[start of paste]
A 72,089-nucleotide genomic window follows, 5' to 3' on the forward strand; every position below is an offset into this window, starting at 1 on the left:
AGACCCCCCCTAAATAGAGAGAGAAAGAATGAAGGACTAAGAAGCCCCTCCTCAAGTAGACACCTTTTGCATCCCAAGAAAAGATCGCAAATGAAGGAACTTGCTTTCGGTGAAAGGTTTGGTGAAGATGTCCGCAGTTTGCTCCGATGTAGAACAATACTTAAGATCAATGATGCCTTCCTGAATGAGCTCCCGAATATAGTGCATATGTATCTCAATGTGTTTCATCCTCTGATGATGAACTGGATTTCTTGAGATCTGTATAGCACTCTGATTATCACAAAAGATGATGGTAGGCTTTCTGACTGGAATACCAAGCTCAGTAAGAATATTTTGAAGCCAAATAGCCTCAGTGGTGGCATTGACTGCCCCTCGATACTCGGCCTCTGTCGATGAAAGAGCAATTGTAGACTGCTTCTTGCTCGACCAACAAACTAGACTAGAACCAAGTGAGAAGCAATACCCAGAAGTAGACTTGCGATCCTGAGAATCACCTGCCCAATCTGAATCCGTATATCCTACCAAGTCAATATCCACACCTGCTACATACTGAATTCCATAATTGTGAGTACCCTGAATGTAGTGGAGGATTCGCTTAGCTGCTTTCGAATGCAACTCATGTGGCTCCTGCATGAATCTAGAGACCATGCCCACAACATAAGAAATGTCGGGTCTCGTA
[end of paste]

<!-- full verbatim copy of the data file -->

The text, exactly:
A 72,089-nucleotide genomic window follows, 5' to 3' on the forward strand; every position below is an offset into this window, starting at 1 on the left:
AGACCCCCCCTAAATAGAGAGAGAAAGAATGAAGGACTAAGAAGCCCCTCCTCAAGTAGACACCTTTTGCATCCCAAGAAAAGATCGCAAATGAAGGAACTTGCTTTCGGTGAAAGGTTTGGTGAAGATGTCCGCAGTTTGCTCCGATGTAGAACAATACTTAAGATCAATGATGCCTTCCTGAATGAGCTCCCGAATATAGTGCATATGTATCTCAATGTGTTTCATCCTCTGATGATGAACTGGATTTCTTGAGATCTGTATAGCACTCTGATTATCACAAAAGATGATGGTAGGCTTTCTGACTGGAATACCAAGCTCAGTAAGAATATTTTGAAGCCAAATAGCCTCAGTGGTGGCATTGACTGCCCCTCGATACTCGGCCTCTGTCGATGAAAGAGCAATTGTAGACTGCTTCTTGCTCGACCAACAAACTAGACTAGAACCAAGTGAGAAGCAATACCCAGAAGTAGACTTGCGATCCTGAGAATCACCTGCCCAATCTGAATCCGTATATCCTACCAAGTCAATATCCACACCTGCTACATACTGAATTCCATAATTGTGAGTACCCTGAATGTAGTGGAGGATTCGCTTAGCTGCTTTCGAATGCAACTCATGTGGCTCCTGCATGAATCTAGAGACCATGCCCACAACATAAGAAATGTCGGGTCTCGTA